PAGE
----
So perhaps your grandfather has died. Any you cried, but within a couple of days you submerged so much in work, that you stopped thinking about it much. You avoid his grave and when memories surge, you turn your back and distract yourself with something else. It's just too much pain. You are scared of breaking.
You won't break.
I know where you stand. Not because I have been in this situation, but as a former Borderliner I initially falsely learned to suppress and distrust anything I felt. Why? Because I couldn't trust my impulse, my reactions... Of course, I never learned to do so. And let me tell you, the emotions a borderliner feels even for the tiniest thing is so overwhelming (I truly get kids), it's like dying over and over again. I have wished for death, because the stab inside me was so excruciating, the peace that comes with dying sounded extremely welcoming. Thank goodness I loved myself, my parents and my life too much to take these thoughts seriously, but waiting for the moment to pass was absolutely excruciating. Then there is the other extreme where we numb out so much (body's potent defense to trauma), that we desperately try to feel again (some do so by cutting themselves). There are many types of borderliners, I belonged to the impulsive ones. Being latino did not help *lol*.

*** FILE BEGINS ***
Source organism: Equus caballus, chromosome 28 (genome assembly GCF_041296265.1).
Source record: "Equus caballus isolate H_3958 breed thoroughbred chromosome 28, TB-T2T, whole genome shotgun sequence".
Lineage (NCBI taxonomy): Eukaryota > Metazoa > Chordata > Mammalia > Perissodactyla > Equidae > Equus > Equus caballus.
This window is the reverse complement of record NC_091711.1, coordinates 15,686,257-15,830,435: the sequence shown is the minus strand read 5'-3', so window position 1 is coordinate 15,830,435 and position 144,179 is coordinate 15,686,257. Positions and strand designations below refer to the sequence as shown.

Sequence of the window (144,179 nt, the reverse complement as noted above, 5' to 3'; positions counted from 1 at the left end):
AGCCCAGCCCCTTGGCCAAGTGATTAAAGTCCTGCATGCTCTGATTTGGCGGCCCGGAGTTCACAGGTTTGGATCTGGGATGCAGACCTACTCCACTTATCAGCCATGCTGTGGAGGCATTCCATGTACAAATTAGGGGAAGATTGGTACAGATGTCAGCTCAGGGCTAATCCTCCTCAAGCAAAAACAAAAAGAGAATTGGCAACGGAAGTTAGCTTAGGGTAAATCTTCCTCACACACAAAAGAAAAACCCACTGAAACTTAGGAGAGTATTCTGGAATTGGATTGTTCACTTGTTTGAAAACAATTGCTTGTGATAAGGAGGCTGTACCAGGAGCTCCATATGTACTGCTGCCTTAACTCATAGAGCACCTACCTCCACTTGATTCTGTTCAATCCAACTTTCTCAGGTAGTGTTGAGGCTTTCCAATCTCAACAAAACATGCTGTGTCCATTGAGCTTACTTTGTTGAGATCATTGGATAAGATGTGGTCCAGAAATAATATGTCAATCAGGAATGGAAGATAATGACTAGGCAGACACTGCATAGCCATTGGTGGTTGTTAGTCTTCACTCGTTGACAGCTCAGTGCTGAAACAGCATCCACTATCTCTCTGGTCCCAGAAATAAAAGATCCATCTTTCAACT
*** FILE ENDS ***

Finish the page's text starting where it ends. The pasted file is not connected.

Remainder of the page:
"We don’t feel comfortable when our suffering surfaces, and we want to push it back down or cover it up. But as a mindfulness practitioner, we allow the suffering to surface so we can clearly identify it and embrace it. This will bring transformation and relief...
...The first thing we have to do is accept the mud in ourselves. When we recognize and accept our difficult feelings and emotions, we begin to feel more at peace. When we see that mud is something that can help us grow, we become less afraid of it." Thich Nhat Hanh, The Art of Living
Anyways, back to the topic at hand. You know one of the elementary things that healed me? To trust myself. To let myself feel again. And to learn to love myself and be mindful through my emotions. Creating safe space, finding tools, building a plan, finding a healthy way to handle myself. It was not easy, I stumbled and failed horribly so often, crying on the floor alone in my apartment and wishing God to just hug me. It brings tears to my eyes when I think back to these times. And I send love to my former self, the self-love I so much needed to tap into back then. It got better. Every time it got better. And it got to a point where I can honestly say I am a freaking pro now. Yes, a pro at crying, at laughing, at pouting...you name it.